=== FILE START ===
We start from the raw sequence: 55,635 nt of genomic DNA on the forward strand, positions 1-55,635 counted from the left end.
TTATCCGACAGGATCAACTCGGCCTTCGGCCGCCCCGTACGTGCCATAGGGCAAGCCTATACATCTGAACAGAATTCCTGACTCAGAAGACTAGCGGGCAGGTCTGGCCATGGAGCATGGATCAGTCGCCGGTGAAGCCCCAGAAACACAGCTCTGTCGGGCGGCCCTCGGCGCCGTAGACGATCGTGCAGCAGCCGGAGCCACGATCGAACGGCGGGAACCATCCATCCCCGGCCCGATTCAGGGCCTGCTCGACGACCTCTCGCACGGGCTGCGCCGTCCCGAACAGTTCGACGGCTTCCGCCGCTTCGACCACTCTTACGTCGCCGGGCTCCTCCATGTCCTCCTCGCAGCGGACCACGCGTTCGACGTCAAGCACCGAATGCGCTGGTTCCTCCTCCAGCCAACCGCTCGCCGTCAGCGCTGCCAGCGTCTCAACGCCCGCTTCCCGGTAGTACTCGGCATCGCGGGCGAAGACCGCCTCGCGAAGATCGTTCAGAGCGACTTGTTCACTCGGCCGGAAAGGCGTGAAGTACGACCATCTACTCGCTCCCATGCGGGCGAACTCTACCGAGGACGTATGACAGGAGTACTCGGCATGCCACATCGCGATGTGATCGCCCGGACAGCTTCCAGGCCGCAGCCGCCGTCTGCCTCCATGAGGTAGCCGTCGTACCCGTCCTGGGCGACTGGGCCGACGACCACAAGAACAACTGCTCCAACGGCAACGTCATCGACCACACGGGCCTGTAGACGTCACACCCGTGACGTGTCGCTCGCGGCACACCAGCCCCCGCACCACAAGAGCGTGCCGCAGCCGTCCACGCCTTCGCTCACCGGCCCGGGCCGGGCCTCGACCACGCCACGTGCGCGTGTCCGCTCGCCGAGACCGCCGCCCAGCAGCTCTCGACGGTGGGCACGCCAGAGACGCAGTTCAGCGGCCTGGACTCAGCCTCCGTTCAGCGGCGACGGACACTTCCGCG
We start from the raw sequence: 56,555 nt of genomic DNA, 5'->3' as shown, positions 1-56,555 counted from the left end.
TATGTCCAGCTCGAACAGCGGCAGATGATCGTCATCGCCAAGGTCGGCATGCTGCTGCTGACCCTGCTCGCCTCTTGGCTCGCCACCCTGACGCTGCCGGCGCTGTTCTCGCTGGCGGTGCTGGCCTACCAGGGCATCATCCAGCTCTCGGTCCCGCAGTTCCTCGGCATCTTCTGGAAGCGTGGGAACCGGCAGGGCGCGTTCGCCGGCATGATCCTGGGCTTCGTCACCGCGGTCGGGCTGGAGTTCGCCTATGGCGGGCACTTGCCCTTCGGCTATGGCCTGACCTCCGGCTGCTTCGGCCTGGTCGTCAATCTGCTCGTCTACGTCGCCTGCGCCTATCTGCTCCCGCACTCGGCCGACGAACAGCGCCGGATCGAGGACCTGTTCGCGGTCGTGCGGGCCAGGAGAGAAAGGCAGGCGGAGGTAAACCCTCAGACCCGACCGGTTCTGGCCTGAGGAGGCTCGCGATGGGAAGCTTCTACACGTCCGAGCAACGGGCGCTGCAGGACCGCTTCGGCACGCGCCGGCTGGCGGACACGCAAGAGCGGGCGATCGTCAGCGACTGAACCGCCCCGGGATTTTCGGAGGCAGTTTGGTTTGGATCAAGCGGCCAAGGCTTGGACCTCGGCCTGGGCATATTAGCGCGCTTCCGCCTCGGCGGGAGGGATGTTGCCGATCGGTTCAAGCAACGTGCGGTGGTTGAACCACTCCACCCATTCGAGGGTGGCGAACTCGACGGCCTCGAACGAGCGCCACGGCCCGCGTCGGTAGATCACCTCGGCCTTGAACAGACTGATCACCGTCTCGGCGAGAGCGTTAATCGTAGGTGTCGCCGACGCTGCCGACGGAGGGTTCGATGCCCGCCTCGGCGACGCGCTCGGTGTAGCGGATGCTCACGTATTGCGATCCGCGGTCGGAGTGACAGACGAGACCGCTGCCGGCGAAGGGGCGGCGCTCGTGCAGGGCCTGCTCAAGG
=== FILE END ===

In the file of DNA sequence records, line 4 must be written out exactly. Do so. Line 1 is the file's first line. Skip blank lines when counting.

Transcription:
TATGTCCAGCTCGAACAGCGGCAGATGATCGTCATCGCCAAGGTCGGCATGCTGCTGCTGACCCTGCTCGCCTCTTGGCTCGCCACCCTGACGCTGCCGGCGCTGTTCTCGCTGGCGGTGCTGGCCTACCAGGGCATCATCCAGCTCTCGGTCCCGCAGTTCCTCGGCATCTTCTGGAAGCGTGGGAACCGGCAGGGCGCGTTCGCCGGCATGATCCTGGGCTTCGTCACCGCGGTCGGGCTGGAGTTCGCCTATGGCGGGCACTTGCCCTTCGGCTATGGCCTGACCTCCGGCTGCTTCGGCCTGGTCGTCAATCTGCTCGTCTACGTCGCCTGCGCCTATCTGCTCCCGCACTCGGCCGACGAACAGCGCCGGATCGAGGACCTGTTCGCGGTCGTGCGGGCCAGGAGAGAAAGGCAGGCGGAGGTAAACCCTCAGACCCGACCGGTTCTGGCCTGAGGAGGCTCGCGATGGGAAGCTTCTACACGTCCGAGCAACGGGCGCTGCAGGACCGCTTCGGCACGCGCCGGCTGGCGGACACGCAAGAGCGGGCGATCGTCAGCGACTGAACCGCCCCGGGATTTTCGGAGGCAGTTTGGTTTGGATCAAGCGGCCAAGGCTTGGACCTCGGCCTGGGCATATTAGCGCGCTTCCGCCTCGGCGGGAGGGATGTTGCCGATCGGTTCAAGCAACGTGCGGTGGTTGAACCACTCCACCCATTCGAGGGTGGCGAACTCGACGGCCTCGAACGAGCGCCACGGCCCGCGTCGGTAGATCACCTCGGCCTTGAACAGACTGATCACCGTCTCGGCGAGAGCGTTAATCGTAGGTGTCGCCGACGCTGCCGACGGAGGGTTCGATGCCCGCCTCGGCGACGCGCTCGGTGTAGCGGATGCTCACGTATTGCGATCCGCGGTCGGAGTGACAGACGAGACCGCTGCCGGCGAAGGGGCGGCGCTCGTGCAGGGCCTGCTCAAGG